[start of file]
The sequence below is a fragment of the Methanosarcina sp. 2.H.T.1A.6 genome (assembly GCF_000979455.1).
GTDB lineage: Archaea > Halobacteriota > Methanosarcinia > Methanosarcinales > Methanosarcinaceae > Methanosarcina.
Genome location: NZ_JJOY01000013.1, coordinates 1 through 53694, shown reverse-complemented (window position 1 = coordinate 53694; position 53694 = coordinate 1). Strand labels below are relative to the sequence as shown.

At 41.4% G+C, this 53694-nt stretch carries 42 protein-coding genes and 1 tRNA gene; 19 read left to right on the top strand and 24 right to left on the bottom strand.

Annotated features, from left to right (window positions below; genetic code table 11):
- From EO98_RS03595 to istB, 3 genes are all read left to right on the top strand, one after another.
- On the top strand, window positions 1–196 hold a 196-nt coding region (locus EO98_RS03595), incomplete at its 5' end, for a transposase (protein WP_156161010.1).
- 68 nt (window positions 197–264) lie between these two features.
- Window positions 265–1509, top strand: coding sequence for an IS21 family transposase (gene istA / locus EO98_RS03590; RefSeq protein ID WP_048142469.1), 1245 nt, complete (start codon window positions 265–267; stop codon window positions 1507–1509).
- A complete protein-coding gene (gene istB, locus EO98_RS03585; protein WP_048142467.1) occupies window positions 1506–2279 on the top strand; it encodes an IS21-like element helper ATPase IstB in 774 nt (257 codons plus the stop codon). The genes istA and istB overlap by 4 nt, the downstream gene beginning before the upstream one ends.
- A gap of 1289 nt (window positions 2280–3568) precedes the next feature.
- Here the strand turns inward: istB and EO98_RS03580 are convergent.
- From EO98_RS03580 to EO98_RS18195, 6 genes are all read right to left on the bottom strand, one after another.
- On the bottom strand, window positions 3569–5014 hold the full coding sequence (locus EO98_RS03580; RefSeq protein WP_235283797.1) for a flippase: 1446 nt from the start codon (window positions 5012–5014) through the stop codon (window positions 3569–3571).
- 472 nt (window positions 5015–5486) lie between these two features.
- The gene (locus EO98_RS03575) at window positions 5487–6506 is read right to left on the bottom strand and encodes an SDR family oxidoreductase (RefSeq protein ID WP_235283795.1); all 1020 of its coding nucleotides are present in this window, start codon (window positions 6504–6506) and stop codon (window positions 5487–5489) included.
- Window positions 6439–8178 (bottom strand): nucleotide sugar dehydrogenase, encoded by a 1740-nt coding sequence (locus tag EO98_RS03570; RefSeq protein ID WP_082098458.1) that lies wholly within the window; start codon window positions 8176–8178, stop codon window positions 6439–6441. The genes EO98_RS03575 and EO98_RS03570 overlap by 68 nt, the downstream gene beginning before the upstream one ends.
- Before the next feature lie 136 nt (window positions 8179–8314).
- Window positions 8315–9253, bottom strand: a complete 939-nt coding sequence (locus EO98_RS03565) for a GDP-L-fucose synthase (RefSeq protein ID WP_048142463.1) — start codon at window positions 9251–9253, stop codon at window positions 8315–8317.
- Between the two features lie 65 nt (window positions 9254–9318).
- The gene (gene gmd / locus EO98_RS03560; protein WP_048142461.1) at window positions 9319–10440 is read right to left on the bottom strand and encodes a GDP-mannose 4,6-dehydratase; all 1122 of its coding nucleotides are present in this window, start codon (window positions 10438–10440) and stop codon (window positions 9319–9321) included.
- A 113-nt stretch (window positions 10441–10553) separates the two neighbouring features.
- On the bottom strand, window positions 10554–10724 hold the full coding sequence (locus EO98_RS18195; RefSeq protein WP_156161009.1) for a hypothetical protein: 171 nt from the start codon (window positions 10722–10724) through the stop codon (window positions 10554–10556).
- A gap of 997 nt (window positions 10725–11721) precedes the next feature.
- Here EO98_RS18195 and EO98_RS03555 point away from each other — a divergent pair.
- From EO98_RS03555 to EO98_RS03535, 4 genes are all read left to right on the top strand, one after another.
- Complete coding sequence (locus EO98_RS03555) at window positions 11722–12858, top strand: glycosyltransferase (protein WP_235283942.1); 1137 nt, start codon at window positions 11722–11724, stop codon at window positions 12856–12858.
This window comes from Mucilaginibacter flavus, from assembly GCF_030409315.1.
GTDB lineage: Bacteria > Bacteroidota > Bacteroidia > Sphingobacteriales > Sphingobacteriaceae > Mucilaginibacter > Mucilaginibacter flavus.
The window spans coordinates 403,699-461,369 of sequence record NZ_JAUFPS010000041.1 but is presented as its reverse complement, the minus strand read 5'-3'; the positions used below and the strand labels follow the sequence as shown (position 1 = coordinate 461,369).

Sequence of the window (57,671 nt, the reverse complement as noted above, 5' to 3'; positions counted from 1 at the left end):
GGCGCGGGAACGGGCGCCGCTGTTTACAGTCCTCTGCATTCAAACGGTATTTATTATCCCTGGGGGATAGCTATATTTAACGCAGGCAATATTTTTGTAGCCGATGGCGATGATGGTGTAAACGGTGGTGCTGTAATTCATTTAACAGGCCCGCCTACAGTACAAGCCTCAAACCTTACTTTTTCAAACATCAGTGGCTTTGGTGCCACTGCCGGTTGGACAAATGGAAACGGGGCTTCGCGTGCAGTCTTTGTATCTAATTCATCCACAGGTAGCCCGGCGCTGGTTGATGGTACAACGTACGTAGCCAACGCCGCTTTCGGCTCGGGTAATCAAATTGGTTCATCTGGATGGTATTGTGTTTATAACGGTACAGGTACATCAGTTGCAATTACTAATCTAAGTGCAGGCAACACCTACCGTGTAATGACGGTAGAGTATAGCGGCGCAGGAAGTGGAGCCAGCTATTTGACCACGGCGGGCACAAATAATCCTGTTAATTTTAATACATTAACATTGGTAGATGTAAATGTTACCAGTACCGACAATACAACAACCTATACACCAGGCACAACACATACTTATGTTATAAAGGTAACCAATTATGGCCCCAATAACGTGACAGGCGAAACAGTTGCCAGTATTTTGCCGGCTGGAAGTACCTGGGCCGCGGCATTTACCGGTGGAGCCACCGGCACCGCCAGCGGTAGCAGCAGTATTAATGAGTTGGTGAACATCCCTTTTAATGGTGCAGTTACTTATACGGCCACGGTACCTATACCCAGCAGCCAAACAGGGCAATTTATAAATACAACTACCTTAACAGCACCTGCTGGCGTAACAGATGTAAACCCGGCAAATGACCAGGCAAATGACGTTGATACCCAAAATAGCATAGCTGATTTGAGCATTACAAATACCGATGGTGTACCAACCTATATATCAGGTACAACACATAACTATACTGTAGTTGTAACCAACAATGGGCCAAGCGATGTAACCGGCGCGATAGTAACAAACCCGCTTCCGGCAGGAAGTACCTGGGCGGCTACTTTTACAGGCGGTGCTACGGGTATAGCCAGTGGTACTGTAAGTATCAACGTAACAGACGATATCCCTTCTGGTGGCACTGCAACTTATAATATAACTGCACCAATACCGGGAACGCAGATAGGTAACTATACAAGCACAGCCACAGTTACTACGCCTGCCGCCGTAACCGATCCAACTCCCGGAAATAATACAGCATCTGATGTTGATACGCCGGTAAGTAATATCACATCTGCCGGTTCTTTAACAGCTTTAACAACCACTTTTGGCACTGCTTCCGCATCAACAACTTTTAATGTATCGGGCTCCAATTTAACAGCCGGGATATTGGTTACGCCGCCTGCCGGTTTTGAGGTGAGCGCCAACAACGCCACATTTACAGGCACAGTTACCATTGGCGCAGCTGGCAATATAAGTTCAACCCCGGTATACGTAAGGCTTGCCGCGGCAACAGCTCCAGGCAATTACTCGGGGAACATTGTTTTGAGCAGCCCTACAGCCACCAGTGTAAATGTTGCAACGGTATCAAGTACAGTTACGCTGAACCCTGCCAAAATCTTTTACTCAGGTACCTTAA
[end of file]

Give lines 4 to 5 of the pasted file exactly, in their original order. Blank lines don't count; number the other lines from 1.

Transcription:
At 41.4% G+C, this 53694-nt stretch carries 42 protein-coding genes and 1 tRNA gene; 19 read left to right on the top strand and 24 right to left on the bottom strand.

Annotated features, from left to right (window positions below; genetic code table 11):